Many aspects of human nature seem to frustrate our ideal of a modern society. This is especially true of our morality. We seem to have evolved a brain with two systems relevant to moral behaviour. The first, more ancient component is automatic, judging things as disgusting or inherently wrong very quickly; the second is our slower acting higher-level thinking which has a controlled reasoned process. However the two are not independent, with our more modern system taking its cues from the more primitive part. An evolved morality does suggest that there is no absolute right or wrong, rather it promoted behaviours conducive to fitness.

World peace is unlikely when our moral intuition works on the acts/omission doctrine. This is the doctrine that differentiates between circumstances when we actively perform an action and when we neglect to do it. A person is deemed a murderer if they push a person off a bridge but isn’t if they, by omission, fail to prevent the death. The parallels to people outside of our moral circle, in the developing world, for example, are obvious.

Another serious moral shortcoming is our failure to cooperate, which is most frequently explained through the tragedy of the commons i.e. our inability to invest in the long term interest of the group owing to our rational self-interest. Global warming is one notable problem that is proving difficult to combat because of this inherent tendency.

The free-rider problem is also ubiquitous, whether it is a rich tax dodger or illegal welfare claimant. The majority of us pay a cost for some benefit while a minority piggybacks on the benefits without having to pay a thing. Hardly fair. We have evolved mechanisms to deal with such cheats, for example through indirect reciprocity, but it would be far better if there was no need.

All of this is a précis to the main topic of this post. As we gain more insights into the neurology and psychology of our morality we’ll be able to manipulate it for our own (hopefully) positive ends. This is quite clearly a controversial idea but we already treat people to make them more moral albeit in a crude way, notably chemical castration of sex offenders. Is it really wrong to stop our parochial and short sighted biases?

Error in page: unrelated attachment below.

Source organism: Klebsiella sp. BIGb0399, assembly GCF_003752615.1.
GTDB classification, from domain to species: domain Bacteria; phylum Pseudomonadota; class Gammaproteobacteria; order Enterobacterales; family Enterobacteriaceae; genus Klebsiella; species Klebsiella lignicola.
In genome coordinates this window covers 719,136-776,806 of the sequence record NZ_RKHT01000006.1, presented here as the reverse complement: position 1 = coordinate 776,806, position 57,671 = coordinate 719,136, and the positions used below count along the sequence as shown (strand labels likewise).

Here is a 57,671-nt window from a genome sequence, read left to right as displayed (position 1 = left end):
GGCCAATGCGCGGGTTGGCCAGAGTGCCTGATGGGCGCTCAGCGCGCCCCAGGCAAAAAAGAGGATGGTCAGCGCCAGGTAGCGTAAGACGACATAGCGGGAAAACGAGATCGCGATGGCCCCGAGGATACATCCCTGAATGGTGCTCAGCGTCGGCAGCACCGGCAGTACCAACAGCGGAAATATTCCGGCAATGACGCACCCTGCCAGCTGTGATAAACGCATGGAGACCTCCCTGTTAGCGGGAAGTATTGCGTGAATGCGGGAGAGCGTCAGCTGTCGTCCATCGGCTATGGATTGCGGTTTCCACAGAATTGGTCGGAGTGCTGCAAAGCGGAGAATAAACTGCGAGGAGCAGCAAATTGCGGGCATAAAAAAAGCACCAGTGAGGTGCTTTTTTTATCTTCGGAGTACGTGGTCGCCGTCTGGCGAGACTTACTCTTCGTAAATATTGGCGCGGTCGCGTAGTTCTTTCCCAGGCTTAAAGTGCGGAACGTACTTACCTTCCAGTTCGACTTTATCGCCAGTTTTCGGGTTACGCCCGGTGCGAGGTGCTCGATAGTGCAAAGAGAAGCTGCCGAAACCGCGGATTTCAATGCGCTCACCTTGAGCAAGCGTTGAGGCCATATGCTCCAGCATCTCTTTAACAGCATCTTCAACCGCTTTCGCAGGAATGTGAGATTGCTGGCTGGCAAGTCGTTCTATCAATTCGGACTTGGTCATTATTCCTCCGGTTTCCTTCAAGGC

Julian Savulescu is one proponent of human moral bioenhancement. He argues that humanity’s future is not safe in our own hands because of our inherent moral failings. His suggestions are novel to say the least. We could look to enhance our sense of altruism and trust by manipulating oxytocin levels which would make our prospects rosier. It could also be the case that those in power create a population of exceedingly trusting sheep over which they could rule. His moral philosophy is from the utilitarian school of thought – the greater good. And this school seems most in line with an evolved morality where there are no absolutes but that’s not to say there aren’t enormous problems with it. How do we convince people to take a supplement that will change their very nature when they are opposed to it?

In Brave New World, it is the people who eschew the psychological benefits of the drug soma who are made out to lead a more authentic existence. But can we afford to live the life of savages when it could lead to our annihilation?

Author: Adam Kane, kanead[at], @P1zPalu

Photo credit:

People are idiots


Apologies in advance for this perhaps unconstructive rant! But I’ve found the process cathartic after spending my whole holiday worrying that someone nearby was going to get kicked, crushed or eaten through their own stupidity!